Diaoyu Islands
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Minamikojima (front), Kitakojima (middle right) and Uotsuri (background) are the tiny islands in the East China Sea, called Senkaku in Japanese and Diaoyu in Chinese. Photo: AP

Explainer | Diaoyu/Senkaku islands dispute

  • The island chain, claimed by China, Taiwan and Japan, is made up of five islets and three barren rocks covering an area of 7 square kilometres
The Diaoyu archipelago (known as the Senkakus in Japanese) is an uninhabited chain of islands in the East China Sea claimed by China, Taiwan and Japan.
A long-standing controversy over the islands’ ownership has periodically soured relations between China and Japan. In recent years, the increased presence of Japanese and Chinese vessels in nearby waters has heightened concerns about possible clashes between the two countries.

What is the dispute about?

The Japanese-administered island chain, formed by five islets and three barren rocks, covers an area of 7 square km. It is located about 200km southwest of Japan’s Okinawa island and a similar distance northeast of Taiwan.

Japan annexed the archipelago following China’s defeat in the first Sino-Japanese war from 1894 to 1895. Yet the islands were left out of the Treaty of San Francisco at the end of the second world war that returned to China most of the territories previously occupied by Japan.

Under the terms of Japan’s surrender, the island chain was controlled by the US until 1971, when it was returned to Japan along with Okinawa and other surrounding islands.

Two years earlier, a report highlighting the potential for oil reserves in the area prompted China to reassert its territorial claims over the islands. Japan does not recognise China’s claims nor the existence of a dispute over the islands’ sovereignty.

Why are they so coveted?

The United Nations Economic Commission for Asia and the Far East pointed out in 1969 that the region between Taiwan and Japan “appears to have great promise as a future oil province of the world”. Japan and China are among the world’s top importers of fossil fuels.

Abundant fishing resources can be found nearby, as can important shipping lanes used by Japan, South Korea and China for energy imports.

The islands have also become a focal point of the broader rivalry between the two countries.

In Japan, conservatives led by Prime Minister Shinzo Abe believe the country has made amends for its wartime imperialism and wish to rewrite the country’s “pacifist” constitution.

Chinese leaders, meanwhile, have been known to deploy anti-Japanese rhetoric and are increasingly assertive in their territorial claims.

Activists carry Chinese and Taiwanese flags as they landed on Uotsuri Island. Photo: AP

What have been the most recent developments?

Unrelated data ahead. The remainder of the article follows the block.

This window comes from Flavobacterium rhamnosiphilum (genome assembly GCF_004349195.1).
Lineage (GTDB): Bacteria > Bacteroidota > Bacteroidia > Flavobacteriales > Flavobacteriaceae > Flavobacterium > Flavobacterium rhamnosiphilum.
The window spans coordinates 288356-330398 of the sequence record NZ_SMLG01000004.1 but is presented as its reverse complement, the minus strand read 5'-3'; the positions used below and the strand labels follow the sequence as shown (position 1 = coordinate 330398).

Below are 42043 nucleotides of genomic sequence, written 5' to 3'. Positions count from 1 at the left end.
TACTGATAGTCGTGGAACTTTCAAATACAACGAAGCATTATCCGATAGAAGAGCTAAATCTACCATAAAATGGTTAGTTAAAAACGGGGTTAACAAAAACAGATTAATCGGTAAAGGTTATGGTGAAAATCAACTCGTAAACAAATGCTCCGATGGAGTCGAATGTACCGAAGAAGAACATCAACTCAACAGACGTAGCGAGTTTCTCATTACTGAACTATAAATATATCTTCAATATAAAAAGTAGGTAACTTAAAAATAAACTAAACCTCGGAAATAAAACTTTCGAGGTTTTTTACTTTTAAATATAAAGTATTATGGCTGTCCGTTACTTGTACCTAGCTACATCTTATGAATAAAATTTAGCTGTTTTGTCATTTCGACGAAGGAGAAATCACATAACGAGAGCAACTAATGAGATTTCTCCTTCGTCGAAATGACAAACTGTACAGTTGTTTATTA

In 2012, the Japanese government bought three of the islands, which had been sold to a family of local entrepreneurs in 1932, back from their private owners. Tokyo claimed the move was designed to ease tensions, but the acquisition outraged Beijing.

Demonstrations against Japan spread across mainland China after the sale, targeting Japanese products and outlets. Thousands of protesters laid siege to the Japanese embassy in Beijing, throwing bottles and rocks. Chinese coastguard vessels later increased their presence in waters near the islands, sometimes prompting Japan to scramble fighter jets in response.

In 2013, China created an air defence identification zone over the East China Sea, encompassing the disputed archipelago, within which commercial aircraft are required to notify Beijing of their movements. This overlapped with Japan’s own identification zone.

The US has also reiterated on several occasions that the contested territory is included in the bilateral security treaty between it and Japan – and that US forces would protect the islands if necessary.

Is there any resolution in sight?

After years of strained diplomatic relations, Japanese Prime Minister Shinzo Abe and Chinese President Xi Jinping agreed to make a “new start” on bilateral ties in November 2017.

In May 2018, Li Keqiang became the first Chinese premier to visit Japan in eight years. During his visit, the two countries agreed to establish a security hotline to defuse any future maritime confrontations.

In October 2018, Abe visited Beijing – the first official visit by a Japanese leader in seven years. Despite this apparent warming of ties, no clear resolution has been reached. The situation is further complicated by the US-Japan defence treaty.

Over two weeks beginning in October 2018, Washington and Tokyo staged their biggest ever war games throughout Japan and its surrounding waters, amid reports the allies were preparing a combined military response to any possible future Chinese incursions of the disputed islands.